“A man and a woman who have never met before find themselves in the same sleeping carriage of a train. After the initial embarrassment, they both manage to get to sleep; the woman on the top bunk, the man on the lower.

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In the middle of the night the woman leans over and says, “I’m sorry to bother you but I’m awfully cold and I was wondering if you could possibly pass me another blanket.”

The man leans out, with a glint in his eye, says, “I’ve got a better idea… let’s pretend we’re married.”

“Why not?” giggles the woman.

“Good,” he replies, “Get your own blanket.”

Pass me another blanket.

Final Thoughts

I’m not even going to begin listing the positive traits that humor gives us which include relieving stress, living longer, feeling healthier, and feeling better about your day. If you can master telling a joke, people will like you and you’ll be able to make connections easily. If anything, life will be a lot less seriously and a lot more fun. Opportunities will come to you if you can be funny and people will be attracted to you as well. So now that I have given you the magical formula for being a jokester, do you have any jokes up your sleeve? Why not share one in the comment section below?

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“Laugh at yourself for a man is most comical when he takes himself too seriously.” -Og Mandino

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Last Updated on December 2, 2018

7 Public Speaking Techniques To Help Connect With Your Audience

7 Public Speaking Techniques To Help Connect With Your Audience

When giving a presentation or speech, you have to engage your audience effectively in order to truly get your point across. Unlike a written editorial or newsletter, your speech is fleeting; once you’ve said everything you set out to say, you don’t get a second chance to have your voice heard in that specific arena.

You need to make sure your audience hangs on to every word you say, from your introduction to your wrap-up. You can do so by:

1. Connecting them with each other

Picture your typical rock concert. What’s the first thing the singer says to the crowd after jumping out on stage? “Hello (insert city name here)!” Just acknowledging that he’s coherent enough to know where he is is enough for the audience to go wild and get into the show.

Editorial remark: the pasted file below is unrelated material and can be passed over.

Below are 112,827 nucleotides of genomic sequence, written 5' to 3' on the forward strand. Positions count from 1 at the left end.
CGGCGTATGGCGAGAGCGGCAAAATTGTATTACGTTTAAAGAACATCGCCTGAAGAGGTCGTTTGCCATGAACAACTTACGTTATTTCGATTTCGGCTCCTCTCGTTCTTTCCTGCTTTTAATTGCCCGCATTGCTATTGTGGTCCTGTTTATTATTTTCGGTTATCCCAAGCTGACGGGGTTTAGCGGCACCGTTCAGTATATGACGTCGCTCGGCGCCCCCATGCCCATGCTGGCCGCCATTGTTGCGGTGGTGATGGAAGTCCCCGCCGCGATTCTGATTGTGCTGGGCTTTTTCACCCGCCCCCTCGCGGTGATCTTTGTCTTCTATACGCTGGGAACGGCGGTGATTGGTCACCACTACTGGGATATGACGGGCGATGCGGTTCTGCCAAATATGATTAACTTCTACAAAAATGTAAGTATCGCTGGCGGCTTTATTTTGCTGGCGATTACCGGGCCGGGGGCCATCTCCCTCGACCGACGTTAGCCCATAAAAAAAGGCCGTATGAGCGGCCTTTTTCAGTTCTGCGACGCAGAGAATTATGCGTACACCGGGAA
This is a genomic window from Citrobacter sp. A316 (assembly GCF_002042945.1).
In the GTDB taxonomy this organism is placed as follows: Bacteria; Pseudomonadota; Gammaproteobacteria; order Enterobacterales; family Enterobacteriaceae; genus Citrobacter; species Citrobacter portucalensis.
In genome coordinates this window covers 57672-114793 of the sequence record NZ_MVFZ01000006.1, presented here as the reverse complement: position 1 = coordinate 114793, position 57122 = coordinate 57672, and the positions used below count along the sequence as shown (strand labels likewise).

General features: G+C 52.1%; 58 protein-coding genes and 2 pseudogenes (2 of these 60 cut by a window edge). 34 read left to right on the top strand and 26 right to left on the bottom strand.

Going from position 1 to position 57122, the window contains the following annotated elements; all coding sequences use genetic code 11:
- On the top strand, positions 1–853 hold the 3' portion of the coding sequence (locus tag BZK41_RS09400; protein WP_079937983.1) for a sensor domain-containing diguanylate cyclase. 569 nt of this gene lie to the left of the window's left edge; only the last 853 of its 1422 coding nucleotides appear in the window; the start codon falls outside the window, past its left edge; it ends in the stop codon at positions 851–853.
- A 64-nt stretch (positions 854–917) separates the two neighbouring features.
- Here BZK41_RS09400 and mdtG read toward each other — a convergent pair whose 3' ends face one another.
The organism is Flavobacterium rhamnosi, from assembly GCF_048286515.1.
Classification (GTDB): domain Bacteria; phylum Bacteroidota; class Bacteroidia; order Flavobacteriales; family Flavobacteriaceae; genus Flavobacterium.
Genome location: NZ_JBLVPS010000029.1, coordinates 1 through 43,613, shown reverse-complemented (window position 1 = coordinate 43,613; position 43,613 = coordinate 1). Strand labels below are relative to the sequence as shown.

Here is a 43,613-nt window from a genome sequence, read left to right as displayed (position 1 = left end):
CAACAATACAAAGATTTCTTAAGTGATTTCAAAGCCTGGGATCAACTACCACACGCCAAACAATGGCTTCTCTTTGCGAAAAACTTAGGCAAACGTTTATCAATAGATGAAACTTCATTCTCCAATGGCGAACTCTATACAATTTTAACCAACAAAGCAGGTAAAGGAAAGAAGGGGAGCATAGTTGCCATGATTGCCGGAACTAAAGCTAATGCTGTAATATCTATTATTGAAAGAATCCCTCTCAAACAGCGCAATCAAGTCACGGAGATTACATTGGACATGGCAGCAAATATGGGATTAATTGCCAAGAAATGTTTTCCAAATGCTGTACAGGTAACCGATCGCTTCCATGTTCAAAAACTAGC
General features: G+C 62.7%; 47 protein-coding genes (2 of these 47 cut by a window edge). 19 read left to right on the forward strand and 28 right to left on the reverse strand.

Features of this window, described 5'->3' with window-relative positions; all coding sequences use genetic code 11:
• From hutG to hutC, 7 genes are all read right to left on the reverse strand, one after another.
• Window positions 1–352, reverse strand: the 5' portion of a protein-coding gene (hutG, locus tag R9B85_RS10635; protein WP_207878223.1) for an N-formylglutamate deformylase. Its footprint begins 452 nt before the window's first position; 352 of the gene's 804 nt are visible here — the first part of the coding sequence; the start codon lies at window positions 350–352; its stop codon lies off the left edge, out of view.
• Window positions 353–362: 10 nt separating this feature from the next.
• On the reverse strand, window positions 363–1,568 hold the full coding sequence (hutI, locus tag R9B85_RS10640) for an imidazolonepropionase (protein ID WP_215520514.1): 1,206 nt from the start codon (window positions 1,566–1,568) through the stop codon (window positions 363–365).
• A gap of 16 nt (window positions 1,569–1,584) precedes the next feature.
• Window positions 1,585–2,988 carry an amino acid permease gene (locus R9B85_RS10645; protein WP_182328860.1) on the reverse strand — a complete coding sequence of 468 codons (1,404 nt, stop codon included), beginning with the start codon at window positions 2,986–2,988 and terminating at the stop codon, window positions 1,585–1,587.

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It makes each individual feel as if they’re a part of something bigger. The same goes for any public speaking event. When an audience hears, “You’re all here because you care deeply about wildlife preservation,” it gives them a sense that they’re not just there to listen, but they’re there to connect with the like-minded people all around them.

2. Connect with their emotions

Speakers always try to get their audience emotionally involved in whatever topic they’re discussing. There are a variety of ways in which to do this, such as using statistics, stories, pictures or videos that really show the importance of the topic at hand.

For example, showing pictures of the aftermath of an accident related to drunk driving will certainly send a specific message to an audience of teenagers and young adults. While doing so might be emotionally nerve-racking to the crowd, it may be necessary to get your point across and engage them fully.

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3. Keep going back to the beginning

Revisit your theme throughout your presentation. Although you should give your audience the credit they deserve and know that they can follow along, linking back to your initial thesis can act as a subconscious reminder of why what you’re currently telling them is important.

On the other hand, if you simply mention your theme or the point of your speech at the beginning and never mention it again, it gives your audience the impression that it’s not really that important.

4. Link to your audience’s motivation

After you’ve acknowledged your audience’s common interests in being present, discuss their motivation for being there. Be specific. Using the previous example, if your audience clearly cares about wildlife preservation, discuss what can be done to help save endangered species’ from extinction.

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Don’t just give them cold, hard facts; use the facts to make a point that they can use to better themselves or the world in some way.

5. Entertain them

While not all speeches or presentations are meant to be entertaining in a comedic way, audiences will become thoroughly engaged in anecdotes that relate to the overall theme of the speech. We discussed appealing to emotions, and that’s exactly what a speaker sets out to do when he tells a story from his past or that of a well-known historical figure.

Speakers usually tell more than one story in order to show that the first one they told isn’t simply an anomaly, and that whatever outcome they’re attempting to prove will consistently reoccur, given certain circumstances.

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6. Appeal to loyalty

Just like the musician mentioning the town he’s playing in will get the audience ready to rock, speakers need to appeal to their audience’s loyalty to their country, company, product or cause. Show them how important it is that they’re present and listening to your speech by making your words hit home to each individual.

In doing so, the members of your audience will feel as if you’re speaking directly to them while you’re addressing the entire crowd.

7. Tell them the benefits of the presentation

Early on in your presentation, you should tell your audience exactly what they’ll learn, and exactly how they’ll learn it. Don’t expect them to listen if they don’t have clear-cut information to listen for. On the other hand, if they know what to listen for, they’ll be more apt to stay engaged throughout your entire presentation so they don’t miss anything.

Featured photo credit: Flickr via farm4.staticflickr.com